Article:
"When I hear the songbirds I think of you"

And Danny I goes on to put on a master class of a praising song with this completely unforgettable selection.

"When I hear the songbirds I think of you
When I see the flowers filled with dew
When I see the rain clouds on the hills
I know my Father wills
When I know my prayers are overdue
I can see your image on the moon
When I know your trust I have misused
I still feel my vows being renewed

And I know!
I never ever walk alone!
In Your presence Rasta build his home!
And mi know from mi little and mi grow!"

TEARS! DAMN! BOOM! A couple of years back, the singer turned in his latest set, the beautiful "To Your Majesty" (which featured the aforementioned Dushane) (like I said, you'd know him if you were really paying attention), and as far as I know he has either already or will shortly deliver his next album, his first Spanish release - whatever he does is worth your time. This is one of the best tunes that I've ever heard from him and that's saying a great deal (particularly considering that Danny I was behind one of the best songs I've ever heard from anyone, 'Lion As A Ruler') and it is also saying a bit that I do not hear its equal on this album. The song, like a few others here, is really about appreciating beauty and positivity wherever you may find it - no matter how big or small. 'I Know' is HUGE!
Jah9 & Reemah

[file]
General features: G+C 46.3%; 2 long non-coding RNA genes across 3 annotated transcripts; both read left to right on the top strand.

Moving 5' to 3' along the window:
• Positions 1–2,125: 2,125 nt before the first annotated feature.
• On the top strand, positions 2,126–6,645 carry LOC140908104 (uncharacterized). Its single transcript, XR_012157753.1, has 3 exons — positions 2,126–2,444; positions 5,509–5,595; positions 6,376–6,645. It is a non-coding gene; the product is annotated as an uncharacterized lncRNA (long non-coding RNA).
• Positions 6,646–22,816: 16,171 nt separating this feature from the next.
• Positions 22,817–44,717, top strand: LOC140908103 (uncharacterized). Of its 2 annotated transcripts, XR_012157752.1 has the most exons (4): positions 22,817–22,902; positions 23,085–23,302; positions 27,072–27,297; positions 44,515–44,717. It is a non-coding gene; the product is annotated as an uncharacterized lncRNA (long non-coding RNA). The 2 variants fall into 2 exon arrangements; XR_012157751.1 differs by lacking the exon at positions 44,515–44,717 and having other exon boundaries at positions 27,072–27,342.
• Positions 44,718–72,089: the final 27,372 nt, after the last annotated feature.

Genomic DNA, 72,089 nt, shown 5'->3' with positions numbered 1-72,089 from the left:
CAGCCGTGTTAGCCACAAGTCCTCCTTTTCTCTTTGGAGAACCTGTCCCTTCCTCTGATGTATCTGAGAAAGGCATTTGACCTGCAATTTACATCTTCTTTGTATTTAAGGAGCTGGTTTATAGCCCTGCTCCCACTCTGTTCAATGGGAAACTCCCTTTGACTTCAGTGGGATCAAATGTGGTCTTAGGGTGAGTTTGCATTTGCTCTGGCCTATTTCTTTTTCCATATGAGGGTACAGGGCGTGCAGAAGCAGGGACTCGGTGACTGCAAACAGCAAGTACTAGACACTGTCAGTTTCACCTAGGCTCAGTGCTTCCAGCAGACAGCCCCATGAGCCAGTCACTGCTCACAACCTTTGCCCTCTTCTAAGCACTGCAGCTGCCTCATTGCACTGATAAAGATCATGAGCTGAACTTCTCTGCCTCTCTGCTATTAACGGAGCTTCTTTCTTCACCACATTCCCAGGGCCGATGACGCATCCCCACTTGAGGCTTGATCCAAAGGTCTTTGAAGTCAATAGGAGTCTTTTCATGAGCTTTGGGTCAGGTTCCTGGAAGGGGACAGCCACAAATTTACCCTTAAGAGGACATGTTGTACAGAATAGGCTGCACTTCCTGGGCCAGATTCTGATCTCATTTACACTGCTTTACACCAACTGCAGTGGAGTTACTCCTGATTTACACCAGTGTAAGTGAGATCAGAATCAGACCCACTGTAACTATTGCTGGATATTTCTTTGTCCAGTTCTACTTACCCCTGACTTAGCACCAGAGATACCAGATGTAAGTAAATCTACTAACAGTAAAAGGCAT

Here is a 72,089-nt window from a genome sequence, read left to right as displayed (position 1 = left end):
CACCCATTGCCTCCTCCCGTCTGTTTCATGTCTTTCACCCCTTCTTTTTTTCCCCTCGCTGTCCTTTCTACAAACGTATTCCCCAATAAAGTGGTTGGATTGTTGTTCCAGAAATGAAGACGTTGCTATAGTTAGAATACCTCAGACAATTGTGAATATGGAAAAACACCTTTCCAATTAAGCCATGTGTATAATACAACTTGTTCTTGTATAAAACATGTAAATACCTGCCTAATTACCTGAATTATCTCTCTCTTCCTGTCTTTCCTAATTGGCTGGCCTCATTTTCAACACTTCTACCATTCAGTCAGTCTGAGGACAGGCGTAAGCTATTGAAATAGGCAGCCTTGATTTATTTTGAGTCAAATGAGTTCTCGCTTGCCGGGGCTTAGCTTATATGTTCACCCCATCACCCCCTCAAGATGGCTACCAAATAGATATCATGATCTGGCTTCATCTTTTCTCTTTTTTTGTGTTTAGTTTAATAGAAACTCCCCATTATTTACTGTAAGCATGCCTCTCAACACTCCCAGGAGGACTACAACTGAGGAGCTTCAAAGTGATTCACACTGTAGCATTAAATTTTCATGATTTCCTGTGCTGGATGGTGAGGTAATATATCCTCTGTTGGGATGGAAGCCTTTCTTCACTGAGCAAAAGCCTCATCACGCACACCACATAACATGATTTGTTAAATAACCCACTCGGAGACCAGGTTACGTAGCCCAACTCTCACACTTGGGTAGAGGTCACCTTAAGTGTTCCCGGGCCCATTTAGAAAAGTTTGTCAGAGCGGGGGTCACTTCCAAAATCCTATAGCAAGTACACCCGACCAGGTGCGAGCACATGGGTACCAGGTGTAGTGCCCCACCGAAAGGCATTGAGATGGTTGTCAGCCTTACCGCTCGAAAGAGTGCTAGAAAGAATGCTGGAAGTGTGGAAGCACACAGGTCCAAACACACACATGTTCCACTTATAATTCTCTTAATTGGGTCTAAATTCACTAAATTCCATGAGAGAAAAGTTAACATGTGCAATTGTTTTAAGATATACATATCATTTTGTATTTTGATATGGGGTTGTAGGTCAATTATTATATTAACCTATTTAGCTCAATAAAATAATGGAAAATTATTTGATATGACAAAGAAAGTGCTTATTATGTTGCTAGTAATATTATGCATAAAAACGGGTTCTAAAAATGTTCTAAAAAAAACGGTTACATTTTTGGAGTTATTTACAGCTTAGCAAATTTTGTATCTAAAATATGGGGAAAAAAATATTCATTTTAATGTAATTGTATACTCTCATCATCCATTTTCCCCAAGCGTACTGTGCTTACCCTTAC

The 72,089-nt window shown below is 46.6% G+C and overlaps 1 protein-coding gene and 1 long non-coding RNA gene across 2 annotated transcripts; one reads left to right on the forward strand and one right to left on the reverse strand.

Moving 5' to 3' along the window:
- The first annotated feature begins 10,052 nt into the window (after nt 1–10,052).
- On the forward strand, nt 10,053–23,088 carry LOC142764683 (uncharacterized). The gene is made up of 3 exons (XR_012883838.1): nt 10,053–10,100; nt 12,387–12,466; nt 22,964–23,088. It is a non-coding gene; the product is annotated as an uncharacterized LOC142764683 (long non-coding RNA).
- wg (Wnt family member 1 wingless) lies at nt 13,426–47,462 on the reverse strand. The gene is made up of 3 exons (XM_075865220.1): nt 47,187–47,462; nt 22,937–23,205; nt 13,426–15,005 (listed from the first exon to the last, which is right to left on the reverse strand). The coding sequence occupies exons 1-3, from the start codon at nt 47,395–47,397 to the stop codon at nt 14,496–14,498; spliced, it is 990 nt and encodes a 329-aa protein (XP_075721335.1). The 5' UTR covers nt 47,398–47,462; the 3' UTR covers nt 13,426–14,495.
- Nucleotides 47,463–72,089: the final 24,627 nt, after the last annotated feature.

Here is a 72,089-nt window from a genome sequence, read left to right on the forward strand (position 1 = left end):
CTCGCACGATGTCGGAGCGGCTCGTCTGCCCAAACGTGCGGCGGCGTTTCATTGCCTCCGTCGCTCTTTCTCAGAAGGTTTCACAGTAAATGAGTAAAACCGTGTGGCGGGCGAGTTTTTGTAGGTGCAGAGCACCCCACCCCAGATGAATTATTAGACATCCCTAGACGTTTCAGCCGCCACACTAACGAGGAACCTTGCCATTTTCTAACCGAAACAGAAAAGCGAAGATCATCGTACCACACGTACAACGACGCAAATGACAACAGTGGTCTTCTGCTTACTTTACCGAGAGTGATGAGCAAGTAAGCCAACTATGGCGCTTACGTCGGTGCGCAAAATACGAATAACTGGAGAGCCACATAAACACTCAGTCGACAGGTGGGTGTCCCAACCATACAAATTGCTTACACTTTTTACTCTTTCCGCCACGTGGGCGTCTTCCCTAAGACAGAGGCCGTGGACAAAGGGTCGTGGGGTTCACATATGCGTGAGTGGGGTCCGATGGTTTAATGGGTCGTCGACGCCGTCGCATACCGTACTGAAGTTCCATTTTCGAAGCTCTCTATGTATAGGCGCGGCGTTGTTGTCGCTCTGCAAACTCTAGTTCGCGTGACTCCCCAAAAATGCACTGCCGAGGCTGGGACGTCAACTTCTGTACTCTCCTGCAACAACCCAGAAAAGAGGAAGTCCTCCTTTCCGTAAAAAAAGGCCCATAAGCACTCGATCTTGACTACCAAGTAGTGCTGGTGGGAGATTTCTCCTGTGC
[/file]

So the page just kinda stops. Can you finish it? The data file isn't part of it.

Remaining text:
As for the remaining quartet of tunes, IGR and ZIK continues to turn in something spectacular in terms of who they got to voice the Songbird. While I do know of Misael, his music isn't something with which I am terribly familiar, but after his strong effort here, 'The Power of Love',  perhaps it's time that I got around to doing something about that because it is splendid. There's also Shay with 'Don't Let Go'. I was confident that I had no idea who Shay was until a bit of research showed that this was the same easy-on-the-eyes Shay who had a popular sweet piece of tune from last year by the name of 'Back In The Groove'. While Shay may very well need to consider a bit more unique name, her music is already at a very high level and I'm expecting big things in the future from her and her crystal clear vocals (that woman could sing an insomniac pure into a coma because her voice is so damn soothing). And Shay is not the sole female vocalist appearing on the Songbird Riddim as she is joined by a glowing pair of lyricists who offer some of their own magic to the track (as if it needed it) (it didn't). Reemah (new album, "Check Your Words", in stores now) steps forth so soon with another gem of a tune in 'JAH Preserve'